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# Chapter 4 Henderson and Quandt Microeconomics, Questions 4.4-4.7_ Solutions

4-4 Assume that an entrepreneur's short-run total cost function is C=q³-10q²+17q+66.

Determine the output level at which he maximizes profit if p = 5. Compute the output elasticity of

cost at this output.

The profit function for this entrepreneur is given by π = pq - C, where p is the price and C is the total cost. Substituting the given values, we get:

π = 5q - (q³-10q²+17q+66) = -q³+10q²-12q-66

To maximize profit, we take the first derivative of the profit function with respect to q and set it equal to zero:

dπ/dq = -3q² + 20q - 12 = 0

Solving this equation, we get:

q = 2 or q = 2/3

To check which of these values maximizes profit, we take the second derivative of the profit function with respect to q:

d²π/dq² = -6q + 20

At q = 2, we have d²π/dq² = 8, which is positive, indicating that this is a local minimum. At q = 2/3, we have d²π/dq² = 19.33, which is also positive, indicating that this is a local maximum. Therefore, the entrepreneur should produce q = 2/3 to maximize profit.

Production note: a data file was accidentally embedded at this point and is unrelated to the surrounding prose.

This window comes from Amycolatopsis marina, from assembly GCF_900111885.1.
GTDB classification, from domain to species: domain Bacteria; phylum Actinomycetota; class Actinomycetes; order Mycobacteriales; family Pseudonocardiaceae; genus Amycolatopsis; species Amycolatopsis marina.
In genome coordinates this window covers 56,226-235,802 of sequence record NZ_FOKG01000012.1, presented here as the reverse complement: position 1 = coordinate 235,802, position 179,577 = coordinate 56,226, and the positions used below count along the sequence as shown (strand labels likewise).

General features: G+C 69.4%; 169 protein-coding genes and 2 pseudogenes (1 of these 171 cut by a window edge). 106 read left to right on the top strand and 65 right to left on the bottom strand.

The output elasticity of cost is given by:

ε = (∂C/∂q)(q/C) = (3q² - 20q + 17)(q/(q³-10q²+17q+66))

At q = 2/3, we have:

ε = (3(4/9) - 20(2/3) + 17)(2/3)/[(2/3)³-10(2/3)²+17(2/3)+66] = -0.446

Therefore, the output elasticity of cost at the profit-maximizing level of output is -0.446.

4-5 A family of short-run total cost curves is generated by C=0.04q³ -0.9q²+(10-In k)q+8k²

where k> 1 denotes plant size. Determine the firm's long-run total cost curve.

To determine the firm's long-run total cost curve, we need to find the minimum cost of producing each level of output for all possible plant sizes. This involves minimizing the short-run total cost function with respect to q for each value of k.

Taking the derivative of the short-run total cost function with respect to q, we get:

dC/dq = 0.12q² - 1.8q + (10 - In k)

Setting this expression equal to zero to find the minimum, we get:

0.12q² - 1.8q + (10 - In k) = 0

Using the quadratic formula, we can solve for q:

q = [1.8 ± sqrt(1.8² - 4(0.12)(10 - In k))]/(2(0.12)) = [1.8 ± sqrt(3.24 - 0.48 In k)]/0.24

To find the minimum, we take the positive root:

q = [1.8 + sqrt(3.24 - 0.48 In k)]/0.24